Buoyed by the observation that rheumatoid arthritis is often ameliorated during pregnancy [9], recombinant Cpn10 (rCpn10) was subsequently developed by CBio Ltd. as an immunomodulatory biologic (XToll) [10]. A randomised, double-blind, multi-centre human trial supported the view that rCpn10 (5-10 mg intravenously twice a week) was efficacious for treating symptoms of rheumatoid arthritis (RA). The trial results were published in Lancet [11]. Efficacy was subsequently reported for rCpn10 in the treatment of multiple sclerosis [12] and psoriasis [13], with a trial for lupus also undertaken (NIH USA ClinicalTrials NCT01838694).

However, after publication of the RA trial results [11], some reservations were raised. A comment published in Lancet argued that endotoxin tolerance may have played a role; rCpn10 was produced in bacteria and may thus have been contaminated with low levels of endotoxin [14]. Endotoxin tolerance is a well described phenomenon whereby repeated exposure to endotoxin results in anti-inflammatory/immunosuppressive immunomodulation [15,16].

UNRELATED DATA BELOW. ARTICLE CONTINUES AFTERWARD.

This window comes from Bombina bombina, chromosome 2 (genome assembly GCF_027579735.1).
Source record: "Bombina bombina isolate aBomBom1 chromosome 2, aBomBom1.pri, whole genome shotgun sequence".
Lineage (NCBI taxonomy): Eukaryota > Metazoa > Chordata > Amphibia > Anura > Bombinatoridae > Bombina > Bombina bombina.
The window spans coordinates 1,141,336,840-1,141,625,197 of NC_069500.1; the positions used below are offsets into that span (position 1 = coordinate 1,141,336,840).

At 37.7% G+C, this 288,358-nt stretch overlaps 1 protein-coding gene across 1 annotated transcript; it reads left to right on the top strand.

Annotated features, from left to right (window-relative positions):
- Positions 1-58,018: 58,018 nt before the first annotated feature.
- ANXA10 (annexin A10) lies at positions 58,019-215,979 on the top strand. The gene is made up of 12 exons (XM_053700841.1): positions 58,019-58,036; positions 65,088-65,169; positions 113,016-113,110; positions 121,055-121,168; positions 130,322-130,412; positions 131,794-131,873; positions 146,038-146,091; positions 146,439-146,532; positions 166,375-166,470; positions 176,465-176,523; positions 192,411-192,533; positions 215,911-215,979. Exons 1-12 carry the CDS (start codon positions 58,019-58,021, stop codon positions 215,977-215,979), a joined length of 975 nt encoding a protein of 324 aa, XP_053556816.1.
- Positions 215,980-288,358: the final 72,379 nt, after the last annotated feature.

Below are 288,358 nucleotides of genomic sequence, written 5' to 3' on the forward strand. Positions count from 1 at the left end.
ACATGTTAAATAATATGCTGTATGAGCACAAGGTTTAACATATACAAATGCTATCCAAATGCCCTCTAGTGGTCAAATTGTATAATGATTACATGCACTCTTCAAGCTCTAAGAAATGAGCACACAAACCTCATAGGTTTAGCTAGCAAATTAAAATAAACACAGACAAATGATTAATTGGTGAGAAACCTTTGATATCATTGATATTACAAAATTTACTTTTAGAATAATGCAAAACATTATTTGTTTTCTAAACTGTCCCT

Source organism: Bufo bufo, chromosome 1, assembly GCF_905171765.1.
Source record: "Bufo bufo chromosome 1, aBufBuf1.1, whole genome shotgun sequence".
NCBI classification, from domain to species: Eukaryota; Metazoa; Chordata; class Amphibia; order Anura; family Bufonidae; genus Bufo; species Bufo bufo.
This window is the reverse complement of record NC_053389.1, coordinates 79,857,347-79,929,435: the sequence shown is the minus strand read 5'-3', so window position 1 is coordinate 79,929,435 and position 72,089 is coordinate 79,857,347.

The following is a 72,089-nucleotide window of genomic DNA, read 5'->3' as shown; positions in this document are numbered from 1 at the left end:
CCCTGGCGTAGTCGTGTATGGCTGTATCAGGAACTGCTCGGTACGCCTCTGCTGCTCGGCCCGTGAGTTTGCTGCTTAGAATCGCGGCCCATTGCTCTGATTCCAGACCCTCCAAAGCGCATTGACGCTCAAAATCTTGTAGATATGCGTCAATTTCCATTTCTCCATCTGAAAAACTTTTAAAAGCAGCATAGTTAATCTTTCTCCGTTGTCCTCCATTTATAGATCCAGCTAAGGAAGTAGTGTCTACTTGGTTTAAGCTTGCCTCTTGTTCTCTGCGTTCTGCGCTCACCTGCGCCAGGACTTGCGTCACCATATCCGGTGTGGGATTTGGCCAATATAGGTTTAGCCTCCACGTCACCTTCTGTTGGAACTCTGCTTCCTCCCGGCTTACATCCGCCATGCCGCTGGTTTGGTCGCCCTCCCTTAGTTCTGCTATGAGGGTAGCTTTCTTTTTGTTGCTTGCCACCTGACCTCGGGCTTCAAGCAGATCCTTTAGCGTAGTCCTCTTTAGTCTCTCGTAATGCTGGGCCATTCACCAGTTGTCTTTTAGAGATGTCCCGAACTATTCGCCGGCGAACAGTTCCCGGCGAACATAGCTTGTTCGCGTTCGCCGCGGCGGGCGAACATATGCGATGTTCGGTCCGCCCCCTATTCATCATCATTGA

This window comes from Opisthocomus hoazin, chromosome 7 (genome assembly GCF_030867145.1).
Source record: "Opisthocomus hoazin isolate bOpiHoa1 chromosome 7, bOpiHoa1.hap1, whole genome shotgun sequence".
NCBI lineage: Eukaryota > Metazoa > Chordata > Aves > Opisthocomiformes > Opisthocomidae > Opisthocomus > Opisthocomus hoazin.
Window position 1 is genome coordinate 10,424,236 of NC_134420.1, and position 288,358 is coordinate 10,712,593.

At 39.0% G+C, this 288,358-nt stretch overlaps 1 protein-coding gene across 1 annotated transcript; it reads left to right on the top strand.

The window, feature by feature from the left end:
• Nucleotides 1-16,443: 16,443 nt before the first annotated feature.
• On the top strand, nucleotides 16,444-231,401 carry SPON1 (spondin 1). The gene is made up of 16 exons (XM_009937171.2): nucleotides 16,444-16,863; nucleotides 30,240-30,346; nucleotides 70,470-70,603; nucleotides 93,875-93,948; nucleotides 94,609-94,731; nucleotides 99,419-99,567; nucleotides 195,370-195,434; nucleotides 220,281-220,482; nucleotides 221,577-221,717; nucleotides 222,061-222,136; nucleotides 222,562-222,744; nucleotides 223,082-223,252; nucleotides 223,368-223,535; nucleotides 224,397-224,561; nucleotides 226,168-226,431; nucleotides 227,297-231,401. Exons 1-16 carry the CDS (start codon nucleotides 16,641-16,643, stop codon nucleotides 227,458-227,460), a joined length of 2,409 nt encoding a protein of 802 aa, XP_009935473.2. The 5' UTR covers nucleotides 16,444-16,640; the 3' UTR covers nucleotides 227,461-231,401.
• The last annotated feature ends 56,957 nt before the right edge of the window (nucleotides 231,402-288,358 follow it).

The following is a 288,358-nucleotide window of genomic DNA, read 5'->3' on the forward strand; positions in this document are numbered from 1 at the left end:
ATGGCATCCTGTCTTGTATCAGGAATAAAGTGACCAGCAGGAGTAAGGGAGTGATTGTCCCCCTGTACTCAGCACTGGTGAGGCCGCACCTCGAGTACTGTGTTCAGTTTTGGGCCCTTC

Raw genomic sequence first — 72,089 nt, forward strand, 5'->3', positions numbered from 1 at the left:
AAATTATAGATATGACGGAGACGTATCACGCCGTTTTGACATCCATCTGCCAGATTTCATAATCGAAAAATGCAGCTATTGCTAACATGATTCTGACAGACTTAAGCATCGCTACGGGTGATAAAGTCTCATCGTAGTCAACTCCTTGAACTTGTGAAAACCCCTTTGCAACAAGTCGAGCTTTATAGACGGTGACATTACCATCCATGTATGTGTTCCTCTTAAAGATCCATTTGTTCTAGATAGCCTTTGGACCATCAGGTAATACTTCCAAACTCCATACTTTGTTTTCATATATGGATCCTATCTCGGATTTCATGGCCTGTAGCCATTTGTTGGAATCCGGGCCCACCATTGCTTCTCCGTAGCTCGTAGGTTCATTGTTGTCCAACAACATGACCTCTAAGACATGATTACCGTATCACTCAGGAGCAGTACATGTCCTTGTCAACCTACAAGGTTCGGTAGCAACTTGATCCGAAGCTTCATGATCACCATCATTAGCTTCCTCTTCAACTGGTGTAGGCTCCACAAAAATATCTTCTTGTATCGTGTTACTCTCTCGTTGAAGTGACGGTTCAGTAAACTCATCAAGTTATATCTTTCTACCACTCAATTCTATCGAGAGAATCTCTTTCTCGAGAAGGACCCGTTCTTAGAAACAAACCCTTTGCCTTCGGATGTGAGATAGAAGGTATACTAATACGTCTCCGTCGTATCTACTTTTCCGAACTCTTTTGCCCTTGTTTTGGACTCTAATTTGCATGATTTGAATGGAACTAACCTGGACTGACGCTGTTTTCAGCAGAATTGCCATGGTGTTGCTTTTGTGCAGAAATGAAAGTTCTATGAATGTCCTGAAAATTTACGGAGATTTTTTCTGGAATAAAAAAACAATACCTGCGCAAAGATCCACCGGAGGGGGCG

De-identified microarray, DAS28 and pharmacokinetic data from a small number of patients enrolled in the RA trial [11] was made available by Invion Ltd., who purchased CBio and are not pursuing development of XToll. A mean Cmax for rCpn10 of 1820 + SD 115 ng/ml and T1/2 of 1 + SD 0.11 hour was determined in a subgroup of patients (n=3) enrolled in the RA trial. PBMC were obtained at baseline (T0) and after 56 days of intravenous treatment with 10 mg of rCpn10 twice a week (T56). Paired (T0/T56) microarray data from PBMC from 4 patients (GSE112809) passed quality control assessments. The DAS28 score improvement in each of these 4 patients over this period (5.67 to 2.81, 5.58 to 4.4, 4.83 to 3.54, and 6.3 to 5.58; paired t test p=0.048) was consistent with [11]. Differentially expressed genes (DEGs) were identified using a paired comparison for T56 verses T0 for each of the 4 patients. The analysis identified 328 DEGs that were up-regulated and 139 DEGs that were down-regulated at T56 (using a p<0.05 cut-off) (Supplementary File). Using Gene Set Enrichment Analyses (fGSEA), the up-regulated DEGs were compared with publicly available transcriptional profiles from (i) human peripheral blood treated with LPS [17] and (ii) human peripheral blood treated with monophosphoryl lipid A (MPLA) [17], which is a Toll-like receptor 4 (like LPS) and a Toll-like receptor 2 agonist. Significant enrichments were observed (i) LPS, NES=1.31, FDR=0.037 and (ii) MPLA, NES=1.43, FDR=0.0038 (Fig. 1a). Analysis of down-regulated genes using Ingenuity upstream regulator analysis identified the immunosuppressive cytokines IL-10 (p=0.043) and TGFβ1 (p=0.045) as potentially responsible for down-regulation of several genes (Fig. 1b), consistent with [11], the DAS28 score improvements, and also endotoxin tolerance [16]. As patient numbers were low and low stringency cut-offs were used, these results might be viewed as indicative only, but they are consistent with induction of endotoxin tolerance by rCpn10 (as suggested [14]). Endotoxin contamination of recombinant proteins is hardly new, although bioassays or murine systems that reliably predict endotoxin tolerance (e.g. from repeated low dose endotoxin exposure) are arguably not well developed [18,19]. Humans are as much as 100,000 fold more sensitive to LPS than mice [20].